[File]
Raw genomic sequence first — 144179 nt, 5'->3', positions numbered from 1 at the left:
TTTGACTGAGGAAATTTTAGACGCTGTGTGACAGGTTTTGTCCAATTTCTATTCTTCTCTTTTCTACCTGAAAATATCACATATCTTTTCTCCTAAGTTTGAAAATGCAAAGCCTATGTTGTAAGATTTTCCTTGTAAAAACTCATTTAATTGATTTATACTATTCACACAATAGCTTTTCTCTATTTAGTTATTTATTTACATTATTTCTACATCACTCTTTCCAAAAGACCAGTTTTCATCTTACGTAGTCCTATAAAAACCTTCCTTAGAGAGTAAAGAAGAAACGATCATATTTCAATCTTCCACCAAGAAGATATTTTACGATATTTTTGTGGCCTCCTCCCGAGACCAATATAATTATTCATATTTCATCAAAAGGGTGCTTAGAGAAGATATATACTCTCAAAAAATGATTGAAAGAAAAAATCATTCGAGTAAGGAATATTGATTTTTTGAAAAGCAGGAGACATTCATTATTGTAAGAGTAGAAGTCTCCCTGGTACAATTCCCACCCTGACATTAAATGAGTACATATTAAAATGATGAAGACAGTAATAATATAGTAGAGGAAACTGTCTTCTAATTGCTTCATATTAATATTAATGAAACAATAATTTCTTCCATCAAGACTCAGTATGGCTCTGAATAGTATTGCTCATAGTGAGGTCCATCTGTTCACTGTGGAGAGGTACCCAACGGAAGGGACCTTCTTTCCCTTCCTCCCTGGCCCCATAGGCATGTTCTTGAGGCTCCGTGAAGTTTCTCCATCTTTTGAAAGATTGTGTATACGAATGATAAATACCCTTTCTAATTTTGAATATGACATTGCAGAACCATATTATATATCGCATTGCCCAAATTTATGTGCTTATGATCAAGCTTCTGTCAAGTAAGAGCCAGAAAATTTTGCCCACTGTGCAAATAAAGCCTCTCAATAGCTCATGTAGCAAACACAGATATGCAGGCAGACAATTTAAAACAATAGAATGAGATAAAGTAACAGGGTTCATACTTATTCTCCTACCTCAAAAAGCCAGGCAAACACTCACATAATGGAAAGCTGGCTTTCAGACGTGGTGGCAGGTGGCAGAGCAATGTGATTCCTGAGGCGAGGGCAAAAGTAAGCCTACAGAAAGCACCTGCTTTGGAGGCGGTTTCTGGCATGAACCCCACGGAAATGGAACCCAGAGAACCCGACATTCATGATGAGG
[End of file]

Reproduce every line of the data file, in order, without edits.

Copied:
Raw genomic sequence first — 144179 nt, 5'->3', positions numbered from 1 at the left:
TTTGACTGAGGAAATTTTAGACGCTGTGTGACAGGTTTTGTCCAATTTCTATTCTTCTCTTTTCTACCTGAAAATATCACATATCTTTTCTCCTAAGTTTGAAAATGCAAAGCCTATGTTGTAAGATTTTCCTTGTAAAAACTCATTTAATTGATTTATACTATTCACACAATAGCTTTTCTCTATTTAGTTATTTATTTACATTATTTCTACATCACTCTTTCCAAAAGACCAGTTTTCATCTTACGTAGTCCTATAAAAACCTTCCTTAGAGAGTAAAGAAGAAACGATCATATTTCAATCTTCCACCAAGAAGATATTTTACGATATTTTTGTGGCCTCCTCCCGAGACCAATATAATTATTCATATTTCATCAAAAGGGTGCTTAGAGAAGATATATACTCTCAAAAAATGATTGAAAGAAAAAATCATTCGAGTAAGGAATATTGATTTTTTGAAAAGCAGGAGACATTCATTATTGTAAGAGTAGAAGTCTCCCTGGTACAATTCCCACCCTGACATTAAATGAGTACATATTAAAATGATGAAGACAGTAATAATATAGTAGAGGAAACTGTCTTCTAATTGCTTCATATTAATATTAATGAAACAATAATTTCTTCCATCAAGACTCAGTATGGCTCTGAATAGTATTGCTCATAGTGAGGTCCATCTGTTCACTGTGGAGAGGTACCCAACGGAAGGGACCTTCTTTCCCTTCCTCCCTGGCCCCATAGGCATGTTCTTGAGGCTCCGTGAAGTTTCTCCATCTTTTGAAAGATTGTGTATACGAATGATAAATACCCTTTCTAATTTTGAATATGACATTGCAGAACCATATTATATATCGCATTGCCCAAATTTATGTGCTTATGATCAAGCTTCTGTCAAGTAAGAGCCAGAAAATTTTGCCCACTGTGCAAATAAAGCCTCTCAATAGCTCATGTAGCAAACACAGATATGCAGGCAGACAATTTAAAACAATAGAATGAGATAAAGTAACAGGGTTCATACTTATTCTCCTACCTCAAAAAGCCAGGCAAACACTCACATAATGGAAAGCTGGCTTTCAGACGTGGTGGCAGGTGGCAGAGCAATGTGATTCCTGAGGCGAGGGCAAAAGTAAGCCTACAGAAAGCACCTGCTTTGGAGGCGGTTTCTGGCATGAACCCCACGGAAATGGAACCCAGAGAACCCGACATTCATGATGAGG